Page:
Mark Twain did not say, as legend has it, that "When the end of the world comes, I want to be in Kentucky, because everything there happens 20 years after it happens anywhere else." But on the minimum wage some Urban County Council members want to prove the apocryphal Twain remark correct.
Laws raising the minimum wage are sweeping the country, with 29 states and two dozen cities surpassing the federal embarrassment of $7.25, worth less than it was in 1968. Several red-state legislatures and electorates have voted to raise the wages of their poorest citizens. In a Pew poll, 73 percent of Americans favor upping the federal base, but when does this Congress care about public opinion?
So states and cities are taking matters into their own hands, undeterred by lawsuits elsewhere.
IKEA, Costco, Aetna, Gap, In-N-Out Burger, Shake Shack, Ben & Jerry's, Whole Foods and even welfare queens Walmart and McDonald's (some workers) are bumping up wages. Some small businesses oppose, but many support, higher minimums.
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Claims that raises cost jobs have been proven wrong repeatedly. Several cities and states raised their minimums years ago; that gave economists test cases to measure the impact on jobs and the economy.
Their studies show job loss did not happen or was insignificant; higher wages were offset by lower turnover and savings from unneeded training, small price increases and higher worker productivity.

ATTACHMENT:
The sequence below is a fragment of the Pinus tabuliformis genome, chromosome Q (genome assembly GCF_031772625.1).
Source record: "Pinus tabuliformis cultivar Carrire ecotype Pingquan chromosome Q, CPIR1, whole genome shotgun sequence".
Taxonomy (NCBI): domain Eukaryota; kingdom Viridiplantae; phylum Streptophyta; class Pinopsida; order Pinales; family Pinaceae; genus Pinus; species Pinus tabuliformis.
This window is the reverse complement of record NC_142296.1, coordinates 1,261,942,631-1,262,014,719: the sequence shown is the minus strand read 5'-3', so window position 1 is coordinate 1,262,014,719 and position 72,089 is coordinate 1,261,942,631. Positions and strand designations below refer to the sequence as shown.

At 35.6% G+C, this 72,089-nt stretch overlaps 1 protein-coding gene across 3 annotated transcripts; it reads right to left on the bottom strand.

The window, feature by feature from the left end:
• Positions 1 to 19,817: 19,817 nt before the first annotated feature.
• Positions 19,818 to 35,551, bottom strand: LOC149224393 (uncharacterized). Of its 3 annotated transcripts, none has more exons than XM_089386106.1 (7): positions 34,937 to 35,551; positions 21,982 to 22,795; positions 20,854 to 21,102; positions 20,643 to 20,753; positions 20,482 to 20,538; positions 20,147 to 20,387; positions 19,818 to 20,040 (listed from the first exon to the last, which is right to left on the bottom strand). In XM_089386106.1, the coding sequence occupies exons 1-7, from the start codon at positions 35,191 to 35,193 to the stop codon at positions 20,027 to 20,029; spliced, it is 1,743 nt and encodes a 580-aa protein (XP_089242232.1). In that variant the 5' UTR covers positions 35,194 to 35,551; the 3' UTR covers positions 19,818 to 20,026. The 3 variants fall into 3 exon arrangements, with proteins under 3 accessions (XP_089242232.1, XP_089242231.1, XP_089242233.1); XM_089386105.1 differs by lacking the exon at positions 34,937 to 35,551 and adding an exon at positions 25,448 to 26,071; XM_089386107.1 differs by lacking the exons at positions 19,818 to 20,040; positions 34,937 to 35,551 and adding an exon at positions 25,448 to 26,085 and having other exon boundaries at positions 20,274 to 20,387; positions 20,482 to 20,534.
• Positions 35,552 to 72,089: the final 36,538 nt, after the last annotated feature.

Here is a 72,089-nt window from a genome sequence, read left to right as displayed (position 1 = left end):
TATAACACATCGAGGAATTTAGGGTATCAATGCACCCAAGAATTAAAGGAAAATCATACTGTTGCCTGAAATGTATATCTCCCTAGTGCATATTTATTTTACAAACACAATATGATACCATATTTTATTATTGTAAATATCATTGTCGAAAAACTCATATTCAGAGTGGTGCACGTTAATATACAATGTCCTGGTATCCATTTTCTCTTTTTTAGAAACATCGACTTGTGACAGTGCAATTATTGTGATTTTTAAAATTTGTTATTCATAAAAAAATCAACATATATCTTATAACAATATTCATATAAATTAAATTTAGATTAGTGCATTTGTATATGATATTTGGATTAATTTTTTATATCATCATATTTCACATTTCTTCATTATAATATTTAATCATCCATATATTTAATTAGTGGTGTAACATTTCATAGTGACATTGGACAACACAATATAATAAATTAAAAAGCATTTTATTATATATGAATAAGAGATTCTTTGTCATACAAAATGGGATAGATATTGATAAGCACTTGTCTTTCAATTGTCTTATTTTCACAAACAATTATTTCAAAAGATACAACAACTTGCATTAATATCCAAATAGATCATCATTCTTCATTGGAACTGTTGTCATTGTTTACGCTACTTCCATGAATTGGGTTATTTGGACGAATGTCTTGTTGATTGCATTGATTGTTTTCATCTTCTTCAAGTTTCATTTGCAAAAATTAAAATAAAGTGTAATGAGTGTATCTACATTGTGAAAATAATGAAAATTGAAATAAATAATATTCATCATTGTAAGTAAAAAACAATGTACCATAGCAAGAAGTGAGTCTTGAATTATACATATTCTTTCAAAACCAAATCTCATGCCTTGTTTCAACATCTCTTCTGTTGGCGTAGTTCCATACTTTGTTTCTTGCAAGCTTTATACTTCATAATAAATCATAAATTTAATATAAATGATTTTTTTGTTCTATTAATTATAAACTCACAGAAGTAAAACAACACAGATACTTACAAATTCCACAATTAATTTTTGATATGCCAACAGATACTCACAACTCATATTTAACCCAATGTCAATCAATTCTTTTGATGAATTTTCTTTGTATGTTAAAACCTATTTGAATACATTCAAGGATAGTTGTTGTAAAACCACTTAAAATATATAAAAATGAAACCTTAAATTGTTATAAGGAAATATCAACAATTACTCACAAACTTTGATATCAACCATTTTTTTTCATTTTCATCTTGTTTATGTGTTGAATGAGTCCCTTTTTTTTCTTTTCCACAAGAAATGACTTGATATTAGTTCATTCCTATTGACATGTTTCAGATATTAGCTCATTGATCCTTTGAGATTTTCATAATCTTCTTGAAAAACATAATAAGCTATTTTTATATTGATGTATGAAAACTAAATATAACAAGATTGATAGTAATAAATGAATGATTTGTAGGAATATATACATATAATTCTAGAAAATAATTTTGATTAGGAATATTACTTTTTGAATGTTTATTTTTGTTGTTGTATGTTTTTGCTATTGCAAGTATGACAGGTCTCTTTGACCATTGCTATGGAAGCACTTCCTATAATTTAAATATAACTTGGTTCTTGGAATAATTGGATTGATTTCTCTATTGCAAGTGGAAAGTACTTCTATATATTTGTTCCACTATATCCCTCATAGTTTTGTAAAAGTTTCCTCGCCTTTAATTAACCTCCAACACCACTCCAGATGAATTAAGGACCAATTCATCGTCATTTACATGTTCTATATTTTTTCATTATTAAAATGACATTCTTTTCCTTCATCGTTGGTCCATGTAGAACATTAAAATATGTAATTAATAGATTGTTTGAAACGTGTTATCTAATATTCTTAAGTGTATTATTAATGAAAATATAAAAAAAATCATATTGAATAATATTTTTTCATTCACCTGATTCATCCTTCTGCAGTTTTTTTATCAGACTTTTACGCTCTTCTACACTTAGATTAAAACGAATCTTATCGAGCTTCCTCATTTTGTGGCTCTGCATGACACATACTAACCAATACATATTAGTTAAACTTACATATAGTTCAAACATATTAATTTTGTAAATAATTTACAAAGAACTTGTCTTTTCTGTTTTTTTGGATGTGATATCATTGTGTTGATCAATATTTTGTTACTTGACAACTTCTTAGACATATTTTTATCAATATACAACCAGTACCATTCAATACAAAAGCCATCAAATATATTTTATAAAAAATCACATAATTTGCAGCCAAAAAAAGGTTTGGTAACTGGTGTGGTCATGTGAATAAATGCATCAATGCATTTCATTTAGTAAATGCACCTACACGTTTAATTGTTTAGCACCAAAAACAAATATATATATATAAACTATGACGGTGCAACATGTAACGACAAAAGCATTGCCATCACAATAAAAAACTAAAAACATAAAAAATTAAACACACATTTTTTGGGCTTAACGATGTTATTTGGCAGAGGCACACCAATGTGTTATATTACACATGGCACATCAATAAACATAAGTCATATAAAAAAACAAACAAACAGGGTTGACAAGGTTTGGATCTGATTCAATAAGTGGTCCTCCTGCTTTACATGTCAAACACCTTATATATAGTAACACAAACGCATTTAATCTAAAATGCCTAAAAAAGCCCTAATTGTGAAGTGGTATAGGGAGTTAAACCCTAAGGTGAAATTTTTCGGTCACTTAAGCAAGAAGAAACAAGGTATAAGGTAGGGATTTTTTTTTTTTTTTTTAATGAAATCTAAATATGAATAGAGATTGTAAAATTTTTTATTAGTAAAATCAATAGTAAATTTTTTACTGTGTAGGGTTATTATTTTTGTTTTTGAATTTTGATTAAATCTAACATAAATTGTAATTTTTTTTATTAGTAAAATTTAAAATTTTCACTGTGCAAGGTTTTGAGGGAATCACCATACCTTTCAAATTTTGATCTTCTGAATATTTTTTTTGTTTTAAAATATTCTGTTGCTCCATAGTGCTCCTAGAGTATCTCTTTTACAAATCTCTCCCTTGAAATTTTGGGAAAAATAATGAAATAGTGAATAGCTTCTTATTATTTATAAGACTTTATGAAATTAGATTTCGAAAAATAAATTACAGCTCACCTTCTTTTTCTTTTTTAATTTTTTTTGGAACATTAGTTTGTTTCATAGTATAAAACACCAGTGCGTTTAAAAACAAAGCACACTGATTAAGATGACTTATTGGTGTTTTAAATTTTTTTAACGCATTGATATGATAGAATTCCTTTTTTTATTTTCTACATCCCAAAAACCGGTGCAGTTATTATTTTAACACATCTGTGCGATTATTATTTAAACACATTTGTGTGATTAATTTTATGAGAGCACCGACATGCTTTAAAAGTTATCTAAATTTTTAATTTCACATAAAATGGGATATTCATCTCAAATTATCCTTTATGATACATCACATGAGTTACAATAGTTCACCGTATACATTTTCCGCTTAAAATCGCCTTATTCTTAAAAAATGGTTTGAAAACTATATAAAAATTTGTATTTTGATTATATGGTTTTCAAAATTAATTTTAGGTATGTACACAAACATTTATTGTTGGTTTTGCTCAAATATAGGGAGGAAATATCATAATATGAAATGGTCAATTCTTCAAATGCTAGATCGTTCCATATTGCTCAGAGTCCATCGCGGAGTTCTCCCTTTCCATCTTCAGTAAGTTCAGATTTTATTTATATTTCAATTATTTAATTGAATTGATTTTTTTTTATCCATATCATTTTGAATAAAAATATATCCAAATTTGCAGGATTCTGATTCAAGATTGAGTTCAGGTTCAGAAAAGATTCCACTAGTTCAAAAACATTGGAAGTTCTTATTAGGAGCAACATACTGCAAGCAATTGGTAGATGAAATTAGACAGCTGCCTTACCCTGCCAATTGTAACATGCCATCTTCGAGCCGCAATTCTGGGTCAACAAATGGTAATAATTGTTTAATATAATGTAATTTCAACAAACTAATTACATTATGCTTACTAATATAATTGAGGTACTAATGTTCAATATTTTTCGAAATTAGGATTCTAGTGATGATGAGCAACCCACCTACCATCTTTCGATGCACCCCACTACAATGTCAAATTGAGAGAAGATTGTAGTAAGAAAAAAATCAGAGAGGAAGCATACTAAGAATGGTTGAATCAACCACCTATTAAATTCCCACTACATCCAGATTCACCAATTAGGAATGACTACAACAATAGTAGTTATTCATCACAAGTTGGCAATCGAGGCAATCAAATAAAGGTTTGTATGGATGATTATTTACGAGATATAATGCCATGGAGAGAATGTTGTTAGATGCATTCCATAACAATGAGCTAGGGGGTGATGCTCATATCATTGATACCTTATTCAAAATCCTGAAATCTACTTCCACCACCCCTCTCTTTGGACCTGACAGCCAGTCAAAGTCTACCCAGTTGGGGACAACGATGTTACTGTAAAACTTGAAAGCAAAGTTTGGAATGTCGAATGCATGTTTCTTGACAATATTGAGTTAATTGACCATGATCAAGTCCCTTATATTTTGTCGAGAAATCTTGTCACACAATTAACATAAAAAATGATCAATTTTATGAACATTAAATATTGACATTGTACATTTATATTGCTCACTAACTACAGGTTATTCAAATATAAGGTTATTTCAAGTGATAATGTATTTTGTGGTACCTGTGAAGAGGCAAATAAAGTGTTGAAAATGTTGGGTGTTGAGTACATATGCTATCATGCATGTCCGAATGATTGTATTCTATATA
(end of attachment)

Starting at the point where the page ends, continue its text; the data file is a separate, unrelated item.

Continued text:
In 2014, Goldman Sachs economists surveyed the impact of higher wages in 13 states that had raised the minimum and found "negligible" job loss, and faster economic growth in those states.
Even Goldman Sachs is on board but the Lexington council needs to dither? Average weekly wages in Kentucky in 2014's first quarter were $811, "significantly lower than the U.S. average of $1,027" according to the University of Kentucky's Gatton College annual report.
The economists producing comparative studies are not being paid to fix their findings. The National Restaurant Association, some chambers of commerce and large chains that sell something they call "pizza" do just that: pay for desired results.
Perhaps council members Fred Brown, Amanda Bledsoe, Ed Lane, Jennifer Scutchfield, Susan Lamb and Bill Farmer will consider the success of other cities and states that have raised wages. Would they or University of Kentucky professor Ken Troske, who somehow knows absolutely that 2,000 people would lose jobs, work for $7.25 an hour?
What about the arguments of more than 600 economists, including seven Nobel laureates and eight former presidents of the American Economic Association, who last year wrote to President Barack Obama declaring that raising the federal minimum would not harm employment and would help the economy?
Various right-wing groups such as the American City Council Exchange, an offshoot of the Koch brothers' political lobby Americans for Prosperity, have given money and "model laws" at the local level to push "right to work" (for lower pay) laws and to prevent raising of minimum wages — and have done so in Kentucky.
Has this or a similar group supported any of Lexington's council? This issue should be decided by Lexington, not by money from distant billionaires. Lexington's citizens have a right to know.